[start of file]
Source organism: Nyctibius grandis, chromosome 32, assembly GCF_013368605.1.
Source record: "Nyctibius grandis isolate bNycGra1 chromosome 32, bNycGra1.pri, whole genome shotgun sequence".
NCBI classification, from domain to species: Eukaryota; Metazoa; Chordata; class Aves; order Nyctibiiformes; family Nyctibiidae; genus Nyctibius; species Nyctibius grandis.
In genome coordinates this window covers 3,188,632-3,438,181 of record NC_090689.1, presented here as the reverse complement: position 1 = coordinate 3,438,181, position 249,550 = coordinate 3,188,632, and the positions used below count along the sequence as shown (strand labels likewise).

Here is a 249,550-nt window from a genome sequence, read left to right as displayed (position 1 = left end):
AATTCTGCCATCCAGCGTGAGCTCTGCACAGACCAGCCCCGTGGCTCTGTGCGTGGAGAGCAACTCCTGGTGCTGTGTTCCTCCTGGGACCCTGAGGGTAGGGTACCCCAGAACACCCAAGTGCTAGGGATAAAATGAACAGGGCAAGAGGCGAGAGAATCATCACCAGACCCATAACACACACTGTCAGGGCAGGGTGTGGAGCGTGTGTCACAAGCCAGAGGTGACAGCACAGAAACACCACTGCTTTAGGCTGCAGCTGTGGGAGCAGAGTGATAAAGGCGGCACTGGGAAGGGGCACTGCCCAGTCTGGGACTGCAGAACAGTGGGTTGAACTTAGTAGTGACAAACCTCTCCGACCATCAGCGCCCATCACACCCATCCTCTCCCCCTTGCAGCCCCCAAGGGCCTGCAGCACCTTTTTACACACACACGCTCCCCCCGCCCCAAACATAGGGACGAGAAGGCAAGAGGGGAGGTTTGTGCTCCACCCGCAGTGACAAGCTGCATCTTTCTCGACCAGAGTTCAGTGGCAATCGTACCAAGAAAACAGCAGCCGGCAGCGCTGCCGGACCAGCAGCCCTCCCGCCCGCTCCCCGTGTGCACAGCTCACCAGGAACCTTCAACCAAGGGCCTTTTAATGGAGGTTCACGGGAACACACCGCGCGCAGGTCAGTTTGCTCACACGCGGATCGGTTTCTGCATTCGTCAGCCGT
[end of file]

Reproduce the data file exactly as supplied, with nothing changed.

Source organism: Nyctibius grandis, chromosome 32, assembly GCF_013368605.1.
Source record: "Nyctibius grandis isolate bNycGra1 chromosome 32, bNycGra1.pri, whole genome shotgun sequence".
NCBI classification, from domain to species: Eukaryota; Metazoa; Chordata; class Aves; order Nyctibiiformes; family Nyctibiidae; genus Nyctibius; species Nyctibius grandis.
In genome coordinates this window covers 3,188,632-3,438,181 of record NC_090689.1, presented here as the reverse complement: position 1 = coordinate 3,438,181, position 249,550 = coordinate 3,188,632, and the positions used below count along the sequence as shown (strand labels likewise).

Here is a 249,550-nt window from a genome sequence, read left to right as displayed (position 1 = left end):
AATTCTGCCATCCAGCGTGAGCTCTGCACAGACCAGCCCCGTGGCTCTGTGCGTGGAGAGCAACTCCTGGTGCTGTGTTCCTCCTGGGACCCTGAGGGTAGGGTACCCCAGAACACCCAAGTGCTAGGGATAAAATGAACAGGGCAAGAGGCGAGAGAATCATCACCAGACCCATAACACACACTGTCAGGGCAGGGTGTGGAGCGTGTGTCACAAGCCAGAGGTGACAGCACAGAAACACCACTGCTTTAGGCTGCAGCTGTGGGAGCAGAGTGATAAAGGCGGCACTGGGAAGGGGCACTGCCCAGTCTGGGACTGCAGAACAGTGGGTTGAACTTAGTAGTGACAAACCTCTCCGACCATCAGCGCCCATCACACCCATCCTCTCCCCCTTGCAGCCCCCAAGGGCCTGCAGCACCTTTTTACACACACACGCTCCCCCCGCCCCAAACATAGGGACGAGAAGGCAAGAGGGGAGGTTTGTGCTCCACCCGCAGTGACAAGCTGCATCTTTCTCGACCAGAGTTCAGTGGCAATCGTACCAAGAAAACAGCAGCCGGCAGCGCTGCCGGACCAGCAGCCCTCCCGCCCGCTCCCCGTGTGCACAGCTCACCAGGAACCTTCAACCAAGGGCCTTTTAATGGAGGTTCACGGGAACACACCGCGCGCAGGTCAGTTTGCTCACACGCGGATCGGTTTCTGCATTCGTCAGCCGT